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February 2008--Only by visually detailing the nooks and crannies within each protein can an investigator truly understand that molecule's bioactivity. And in this particular arena, X-ray crystallography has long been the 3-D standard. However, prospective structure seekers do have a second tool at their disposal: nuclear magnetic resonance or NMR spectroscopy, which provides its own unique “spin.” 

 As the name implies, NMR exploits the inherent magnetic properties of certain atoms—isotopes with an odd number of protons or neutrons like hydrogen, 13C, 15N and 31P. “These nuclei behave like tops spinning about an axis, much like the earth,” explains Ananya Majumdar, director of Hopkins’ NMR facility. “When we place them in a magnetic field and shine radio waves on them, the nuclei absorb electromagnetic energy and emit signals that are recorded as an NMR spectrum.” Majumdar adds that the signals sent by each atom depend on both the atom itself and all the atoms in the immediate vicinity. “Every molecule, therefore, has a unique NMR spectrum, which we use to build its structure.”

The key advantage NMR holds over crystallography, says Pharmacology’s Jim Stivers, “is that you can determine the structure of a biomolecule in solution as opposed to trapping it in a solid crystalline state. This enables you to not only define the physical shape of a molecule, but also how it moves over time.”

 That ability to detect motion explains why NMR resonates with researchers like Stivers. His lab studies the mechanisms behind DNA repair, a dynamic process in which enzymes scan our genetic code for errors and then remove them. One such repair enzyme known as uracil DNA glycosylase specifically plucks out uracils, bases that are supposed to be in RNA not DNA. Stivers has been intrigued as to how this enzyme operates, since the UDG crystal structure suggested that it recognizes uracil only when it’s pulled out from the DNA duplex.

The question that arose was whether the enzyme actively pops out the uracil, or if it finds the mistake passively. “DNA breathes, using thermal energy to open and close,” says Stivers, “so the enzyme may just happen to land on a uracil while it is in an open state, or alternatively, it could somehow find the uracil and actively pull it out of the DNA duplex.” Stivers wondered if NMR could resolve this problem.

He reasoned that, like proteins, DNA bases contain magnetic nuclei. While concealed in a DNA duplex, these protons are used, via Watson-Crick base pairing, to hold the DNA together. However, once exposed, they can interact with water. “We used a little trick where we magnetically label the water protons so that they align in the opposite direction from the DNA base protons,” says Stivers. “And when water protons come in contact with an exposed base, the base protons flip their polarity as well, which we can detect with NMR.”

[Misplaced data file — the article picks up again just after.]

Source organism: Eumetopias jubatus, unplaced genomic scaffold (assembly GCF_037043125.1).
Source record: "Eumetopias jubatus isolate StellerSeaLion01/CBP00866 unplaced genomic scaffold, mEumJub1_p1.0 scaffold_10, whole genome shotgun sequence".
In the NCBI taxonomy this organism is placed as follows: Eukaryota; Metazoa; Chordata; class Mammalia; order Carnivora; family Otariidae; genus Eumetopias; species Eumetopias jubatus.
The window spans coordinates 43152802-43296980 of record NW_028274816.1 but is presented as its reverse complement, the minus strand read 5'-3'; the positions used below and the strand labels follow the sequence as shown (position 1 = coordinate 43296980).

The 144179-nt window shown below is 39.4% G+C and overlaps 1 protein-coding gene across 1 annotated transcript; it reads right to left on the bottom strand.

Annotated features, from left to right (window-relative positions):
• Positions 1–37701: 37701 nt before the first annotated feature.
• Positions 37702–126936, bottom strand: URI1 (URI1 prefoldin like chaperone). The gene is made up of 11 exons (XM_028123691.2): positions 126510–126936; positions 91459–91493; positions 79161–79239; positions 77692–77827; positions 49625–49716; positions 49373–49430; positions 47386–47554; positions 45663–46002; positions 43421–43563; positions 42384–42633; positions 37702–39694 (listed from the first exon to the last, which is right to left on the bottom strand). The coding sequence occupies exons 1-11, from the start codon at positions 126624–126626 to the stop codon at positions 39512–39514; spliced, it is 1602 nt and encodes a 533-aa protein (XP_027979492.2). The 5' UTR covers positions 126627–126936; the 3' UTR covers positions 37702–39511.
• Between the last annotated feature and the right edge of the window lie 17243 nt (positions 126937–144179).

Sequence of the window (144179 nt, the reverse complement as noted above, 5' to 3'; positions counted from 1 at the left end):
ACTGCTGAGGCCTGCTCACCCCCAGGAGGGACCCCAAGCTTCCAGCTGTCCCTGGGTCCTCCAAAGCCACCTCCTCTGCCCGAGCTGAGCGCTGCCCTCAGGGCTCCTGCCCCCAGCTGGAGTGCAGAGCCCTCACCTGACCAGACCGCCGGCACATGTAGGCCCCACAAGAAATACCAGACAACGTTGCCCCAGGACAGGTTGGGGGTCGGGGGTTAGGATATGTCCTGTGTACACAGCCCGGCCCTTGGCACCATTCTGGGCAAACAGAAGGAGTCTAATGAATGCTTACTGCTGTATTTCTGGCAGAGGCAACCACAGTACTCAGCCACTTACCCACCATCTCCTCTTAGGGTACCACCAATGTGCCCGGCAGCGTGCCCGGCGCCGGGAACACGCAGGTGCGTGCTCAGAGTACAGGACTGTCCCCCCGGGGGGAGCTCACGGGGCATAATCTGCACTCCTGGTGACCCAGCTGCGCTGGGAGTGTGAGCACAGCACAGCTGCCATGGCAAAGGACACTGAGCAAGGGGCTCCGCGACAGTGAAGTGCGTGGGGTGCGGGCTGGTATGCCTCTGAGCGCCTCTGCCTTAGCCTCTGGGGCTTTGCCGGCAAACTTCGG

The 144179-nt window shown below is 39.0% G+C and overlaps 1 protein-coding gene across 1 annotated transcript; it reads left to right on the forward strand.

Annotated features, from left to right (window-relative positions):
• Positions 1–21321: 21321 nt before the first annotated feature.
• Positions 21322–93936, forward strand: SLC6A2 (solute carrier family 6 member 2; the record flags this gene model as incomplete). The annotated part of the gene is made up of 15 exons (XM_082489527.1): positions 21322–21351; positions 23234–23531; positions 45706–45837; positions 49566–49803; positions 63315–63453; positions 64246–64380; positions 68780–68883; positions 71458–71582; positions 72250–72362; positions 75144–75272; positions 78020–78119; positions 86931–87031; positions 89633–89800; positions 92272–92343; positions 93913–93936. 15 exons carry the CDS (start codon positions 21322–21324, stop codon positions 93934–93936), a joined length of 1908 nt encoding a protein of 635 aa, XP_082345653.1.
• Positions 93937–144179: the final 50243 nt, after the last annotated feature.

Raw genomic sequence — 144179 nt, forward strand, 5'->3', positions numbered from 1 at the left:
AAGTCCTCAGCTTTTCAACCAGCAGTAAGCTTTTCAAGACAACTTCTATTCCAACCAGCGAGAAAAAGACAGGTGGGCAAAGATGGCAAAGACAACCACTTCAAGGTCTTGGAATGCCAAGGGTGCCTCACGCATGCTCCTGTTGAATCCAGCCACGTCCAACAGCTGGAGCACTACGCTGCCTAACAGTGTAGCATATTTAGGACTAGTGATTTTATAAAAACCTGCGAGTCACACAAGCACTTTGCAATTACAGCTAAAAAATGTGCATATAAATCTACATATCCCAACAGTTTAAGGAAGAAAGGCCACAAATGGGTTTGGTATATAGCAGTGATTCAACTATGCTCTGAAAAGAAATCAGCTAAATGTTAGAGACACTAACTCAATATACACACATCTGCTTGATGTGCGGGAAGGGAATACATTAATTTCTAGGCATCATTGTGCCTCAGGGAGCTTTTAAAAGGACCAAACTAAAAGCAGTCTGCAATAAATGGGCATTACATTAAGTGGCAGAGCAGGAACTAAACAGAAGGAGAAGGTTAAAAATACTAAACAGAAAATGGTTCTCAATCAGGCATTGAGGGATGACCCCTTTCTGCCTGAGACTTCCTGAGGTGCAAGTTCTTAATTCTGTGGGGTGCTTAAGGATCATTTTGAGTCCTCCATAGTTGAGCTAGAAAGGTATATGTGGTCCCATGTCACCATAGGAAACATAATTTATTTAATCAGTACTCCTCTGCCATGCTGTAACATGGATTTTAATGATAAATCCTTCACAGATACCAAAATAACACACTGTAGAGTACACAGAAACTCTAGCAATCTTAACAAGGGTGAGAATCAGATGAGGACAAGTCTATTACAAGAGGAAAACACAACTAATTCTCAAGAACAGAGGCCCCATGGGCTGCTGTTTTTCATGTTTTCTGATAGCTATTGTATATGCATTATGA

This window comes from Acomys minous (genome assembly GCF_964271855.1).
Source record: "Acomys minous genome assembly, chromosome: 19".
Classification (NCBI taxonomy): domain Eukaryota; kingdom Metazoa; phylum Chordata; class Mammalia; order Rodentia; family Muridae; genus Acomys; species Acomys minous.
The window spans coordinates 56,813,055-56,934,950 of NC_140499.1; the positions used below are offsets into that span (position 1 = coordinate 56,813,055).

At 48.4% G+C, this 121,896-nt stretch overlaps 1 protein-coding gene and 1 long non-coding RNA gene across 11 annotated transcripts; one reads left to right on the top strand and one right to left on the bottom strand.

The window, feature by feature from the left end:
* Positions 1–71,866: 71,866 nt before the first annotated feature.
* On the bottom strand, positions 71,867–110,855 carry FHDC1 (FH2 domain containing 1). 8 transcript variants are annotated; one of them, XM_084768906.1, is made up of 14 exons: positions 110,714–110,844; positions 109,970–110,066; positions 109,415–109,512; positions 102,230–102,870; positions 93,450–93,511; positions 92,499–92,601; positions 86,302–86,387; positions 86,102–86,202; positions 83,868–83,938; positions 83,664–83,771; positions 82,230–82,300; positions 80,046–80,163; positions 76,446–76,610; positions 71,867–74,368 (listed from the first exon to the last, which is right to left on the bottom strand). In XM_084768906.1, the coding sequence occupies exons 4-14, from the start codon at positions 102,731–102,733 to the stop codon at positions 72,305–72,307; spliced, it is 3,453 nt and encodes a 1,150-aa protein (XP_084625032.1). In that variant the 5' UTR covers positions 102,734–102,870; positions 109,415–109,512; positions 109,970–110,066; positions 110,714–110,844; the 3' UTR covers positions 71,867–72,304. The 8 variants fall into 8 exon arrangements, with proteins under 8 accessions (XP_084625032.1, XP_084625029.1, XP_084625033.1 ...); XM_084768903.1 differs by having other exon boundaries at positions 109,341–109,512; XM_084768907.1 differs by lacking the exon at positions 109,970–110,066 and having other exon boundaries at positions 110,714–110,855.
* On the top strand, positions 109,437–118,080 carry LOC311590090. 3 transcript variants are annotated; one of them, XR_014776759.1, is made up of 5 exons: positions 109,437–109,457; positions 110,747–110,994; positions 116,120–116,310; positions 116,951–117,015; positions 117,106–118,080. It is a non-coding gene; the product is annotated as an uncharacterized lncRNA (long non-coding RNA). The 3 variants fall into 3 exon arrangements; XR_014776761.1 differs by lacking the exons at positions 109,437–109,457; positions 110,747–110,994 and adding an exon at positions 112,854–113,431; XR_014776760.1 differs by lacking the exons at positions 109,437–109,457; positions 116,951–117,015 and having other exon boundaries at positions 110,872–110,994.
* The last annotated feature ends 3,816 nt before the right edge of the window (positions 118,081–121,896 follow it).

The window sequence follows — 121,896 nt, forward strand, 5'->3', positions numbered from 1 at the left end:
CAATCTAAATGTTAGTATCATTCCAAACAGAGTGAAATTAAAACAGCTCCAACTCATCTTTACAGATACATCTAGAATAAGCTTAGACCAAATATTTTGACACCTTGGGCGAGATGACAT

He tried this trick with and without UDG and found that the enzyme did not speed up the breathing process, which provided strong evidence for the passive DNA damage recognition model. He also determined the enzyme’s structural and dynamic changes during base inspection and found that if it grabbed onto a normal DNA base, then it held on only briefly before releasing it, while uracil had just the right shape to get pushed farther into the enzyme pocket and excised from the DNA strand—a multistep process that only could be inferred from the UDG crystal structure. Stivers currently is preparing similar tricks to examine the back-and-forth between DNA and the enzymes that unwind it, topoisomerases. The dynamic properties of topoisomerase-DNA complexes play an important role in the binding of some anticancer drugs.

Stivers hopes that NMR’s popularity will keep growing to keep pace with X-ray crystallography, since the two methods are complementary; the highly detailed snapshots produced by crystal structures provide a great starting point to ask biological questions that NMR might be used to answer. While crystallography of biomolecules is a fairly established methodology, NMR remains a maturing field that requires at least two to three years’ training to properly execute and comprehend the experiments. Fortunately, Hopkins is doing a lot to make that happen. “Our facility and training program, led by Ananya, is top-notch. Students who use NMR in their labs get practical, hands-on courses and are given the opportunity to really grasp the methods,” he says. “I wish I’d had such focused training when I was learning the ropes.”

--Nick Zagorski

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